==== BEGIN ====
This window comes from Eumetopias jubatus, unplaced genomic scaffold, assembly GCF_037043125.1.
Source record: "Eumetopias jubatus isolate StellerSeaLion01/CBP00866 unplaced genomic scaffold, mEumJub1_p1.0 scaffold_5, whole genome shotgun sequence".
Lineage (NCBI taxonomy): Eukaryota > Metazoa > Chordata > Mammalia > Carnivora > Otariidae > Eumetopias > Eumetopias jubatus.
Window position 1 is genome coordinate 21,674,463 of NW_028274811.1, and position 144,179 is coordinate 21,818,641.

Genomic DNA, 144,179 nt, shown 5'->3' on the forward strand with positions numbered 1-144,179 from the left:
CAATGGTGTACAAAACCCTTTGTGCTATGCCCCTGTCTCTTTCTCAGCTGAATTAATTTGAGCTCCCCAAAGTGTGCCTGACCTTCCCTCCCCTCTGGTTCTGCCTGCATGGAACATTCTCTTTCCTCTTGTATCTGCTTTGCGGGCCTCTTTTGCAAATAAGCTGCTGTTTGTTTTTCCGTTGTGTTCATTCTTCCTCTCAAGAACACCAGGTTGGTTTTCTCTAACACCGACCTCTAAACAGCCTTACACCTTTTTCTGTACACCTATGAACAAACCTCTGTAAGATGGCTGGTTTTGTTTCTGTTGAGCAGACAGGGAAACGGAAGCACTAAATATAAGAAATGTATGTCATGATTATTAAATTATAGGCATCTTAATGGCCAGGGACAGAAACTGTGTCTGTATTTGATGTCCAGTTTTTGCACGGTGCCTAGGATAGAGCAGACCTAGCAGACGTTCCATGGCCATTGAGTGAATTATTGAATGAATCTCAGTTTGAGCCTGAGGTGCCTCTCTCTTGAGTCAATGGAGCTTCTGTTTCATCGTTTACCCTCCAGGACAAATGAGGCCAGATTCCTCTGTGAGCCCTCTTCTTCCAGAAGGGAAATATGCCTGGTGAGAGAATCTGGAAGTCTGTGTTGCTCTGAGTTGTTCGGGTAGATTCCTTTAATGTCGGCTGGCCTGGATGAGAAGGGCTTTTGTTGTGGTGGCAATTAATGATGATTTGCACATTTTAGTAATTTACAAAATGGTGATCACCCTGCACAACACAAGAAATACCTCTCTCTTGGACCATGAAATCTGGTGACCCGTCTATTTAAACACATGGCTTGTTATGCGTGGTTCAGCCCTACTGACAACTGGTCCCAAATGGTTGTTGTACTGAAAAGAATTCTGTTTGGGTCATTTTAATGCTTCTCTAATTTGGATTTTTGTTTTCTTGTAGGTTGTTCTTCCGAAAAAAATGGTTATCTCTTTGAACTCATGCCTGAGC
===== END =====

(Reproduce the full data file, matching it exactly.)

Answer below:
This window comes from Eumetopias jubatus, unplaced genomic scaffold, assembly GCF_037043125.1.
Source record: "Eumetopias jubatus isolate StellerSeaLion01/CBP00866 unplaced genomic scaffold, mEumJub1_p1.0 scaffold_5, whole genome shotgun sequence".
Lineage (NCBI taxonomy): Eukaryota > Metazoa > Chordata > Mammalia > Carnivora > Otariidae > Eumetopias > Eumetopias jubatus.
Window position 1 is genome coordinate 21,674,463 of NW_028274811.1, and position 144,179 is coordinate 21,818,641.

Genomic DNA, 144,179 nt, shown 5'->3' on the forward strand with positions numbered 1-144,179 from the left:
CAATGGTGTACAAAACCCTTTGTGCTATGCCCCTGTCTCTTTCTCAGCTGAATTAATTTGAGCTCCCCAAAGTGTGCCTGACCTTCCCTCCCCTCTGGTTCTGCCTGCATGGAACATTCTCTTTCCTCTTGTATCTGCTTTGCGGGCCTCTTTTGCAAATAAGCTGCTGTTTGTTTTTCCGTTGTGTTCATTCTTCCTCTCAAGAACACCAGGTTGGTTTTCTCTAACACCGACCTCTAAACAGCCTTACACCTTTTTCTGTACACCTATGAACAAACCTCTGTAAGATGGCTGGTTTTGTTTCTGTTGAGCAGACAGGGAAACGGAAGCACTAAATATAAGAAATGTATGTCATGATTATTAAATTATAGGCATCTTAATGGCCAGGGACAGAAACTGTGTCTGTATTTGATGTCCAGTTTTTGCACGGTGCCTAGGATAGAGCAGACCTAGCAGACGTTCCATGGCCATTGAGTGAATTATTGAATGAATCTCAGTTTGAGCCTGAGGTGCCTCTCTCTTGAGTCAATGGAGCTTCTGTTTCATCGTTTACCCTCCAGGACAAATGAGGCCAGATTCCTCTGTGAGCCCTCTTCTTCCAGAAGGGAAATATGCCTGGTGAGAGAATCTGGAAGTCTGTGTTGCTCTGAGTTGTTCGGGTAGATTCCTTTAATGTCGGCTGGCCTGGATGAGAAGGGCTTTTGTTGTGGTGGCAATTAATGATGATTTGCACATTTTAGTAATTTACAAAATGGTGATCACCCTGCACAACACAAGAAATACCTCTCTCTTGGACCATGAAATCTGGTGACCCGTCTATTTAAACACATGGCTTGTTATGCGTGGTTCAGCCCTACTGACAACTGGTCCCAAATGGTTGTTGTACTGAAAAGAATTCTGTTTGGGTCATTTTAATGCTTCTCTAATTTGGATTTTTGTTTTCTTGTAGGTTGTTCTTCCGAAAAAAATGGTTATCTCTTTGAACTCATGCCTGAGC